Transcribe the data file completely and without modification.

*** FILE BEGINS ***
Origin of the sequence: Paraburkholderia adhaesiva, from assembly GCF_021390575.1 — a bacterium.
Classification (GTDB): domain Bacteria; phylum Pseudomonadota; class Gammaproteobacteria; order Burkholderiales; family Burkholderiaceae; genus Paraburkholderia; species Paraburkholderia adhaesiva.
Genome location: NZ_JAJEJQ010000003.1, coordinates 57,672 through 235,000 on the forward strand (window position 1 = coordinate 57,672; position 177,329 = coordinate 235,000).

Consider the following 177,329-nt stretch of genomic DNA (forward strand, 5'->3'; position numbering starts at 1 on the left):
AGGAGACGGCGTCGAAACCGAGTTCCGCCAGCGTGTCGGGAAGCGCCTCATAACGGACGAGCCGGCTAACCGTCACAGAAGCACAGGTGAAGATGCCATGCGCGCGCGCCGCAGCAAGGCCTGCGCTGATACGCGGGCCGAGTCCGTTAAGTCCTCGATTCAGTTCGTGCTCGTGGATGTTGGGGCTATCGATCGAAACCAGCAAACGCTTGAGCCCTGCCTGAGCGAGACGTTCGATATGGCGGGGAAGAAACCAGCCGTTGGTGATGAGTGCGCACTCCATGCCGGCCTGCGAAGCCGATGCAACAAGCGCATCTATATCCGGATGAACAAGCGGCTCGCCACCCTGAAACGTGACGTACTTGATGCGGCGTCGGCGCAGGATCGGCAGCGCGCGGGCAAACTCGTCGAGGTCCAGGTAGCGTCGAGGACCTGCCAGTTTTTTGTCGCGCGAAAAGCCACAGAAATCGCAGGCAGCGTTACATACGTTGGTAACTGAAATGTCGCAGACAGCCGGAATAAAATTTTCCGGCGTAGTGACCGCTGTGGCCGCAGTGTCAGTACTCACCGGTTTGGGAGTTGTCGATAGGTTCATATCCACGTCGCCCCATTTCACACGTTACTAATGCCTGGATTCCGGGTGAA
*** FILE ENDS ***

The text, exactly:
Origin of the sequence: Paraburkholderia adhaesiva, from assembly GCF_021390575.1 — a bacterium.
Classification (GTDB): domain Bacteria; phylum Pseudomonadota; class Gammaproteobacteria; order Burkholderiales; family Burkholderiaceae; genus Paraburkholderia; species Paraburkholderia adhaesiva.
Genome location: NZ_JAJEJQ010000003.1, coordinates 57,672 through 235,000 on the forward strand (window position 1 = coordinate 57,672; position 177,329 = coordinate 235,000).

Consider the following 177,329-nt stretch of genomic DNA (forward strand, 5'->3'; position numbering starts at 1 on the left):
AGGAGACGGCGTCGAAACCGAGTTCCGCCAGCGTGTCGGGAAGCGCCTCATAACGGACGAGCCGGCTAACCGTCACAGAAGCACAGGTGAAGATGCCATGCGCGCGCGCCGCAGCAAGGCCTGCGCTGATACGCGGGCCGAGTCCGTTAAGTCCTCGATTCAGTTCGTGCTCGTGGATGTTGGGGCTATCGATCGAAACCAGCAAACGCTTGAGCCCTGCCTGAGCGAGACGTTCGATATGGCGGGGAAGAAACCAGCCGTTGGTGATGAGTGCGCACTCCATGCCGGCCTGCGAAGCCGATGCAACAAGCGCATCTATATCCGGATGAACAAGCGGCTCGCCACCCTGAAACGTGACGTACTTGATGCGGCGTCGGCGCAGGATCGGCAGCGCGCGGGCAAACTCGTCGAGGTCCAGGTAGCGTCGAGGACCTGCCAGTTTTTTGTCGCGCGAAAAGCCACAGAAATCGCAGGCAGCGTTACATACGTTGGTAACTGAAATGTCGCAGACAGCCGGAATAAAATTTTCCGGCGTAGTGACCGCTGTGGCCGCAGTGTCAGTACTCACCGGTTTGGGAGTTGTCGATAGGTTCATATCCACGTCGCCCCATTTCACACGTTACTAATGCCTGGATTCCGGGTGAA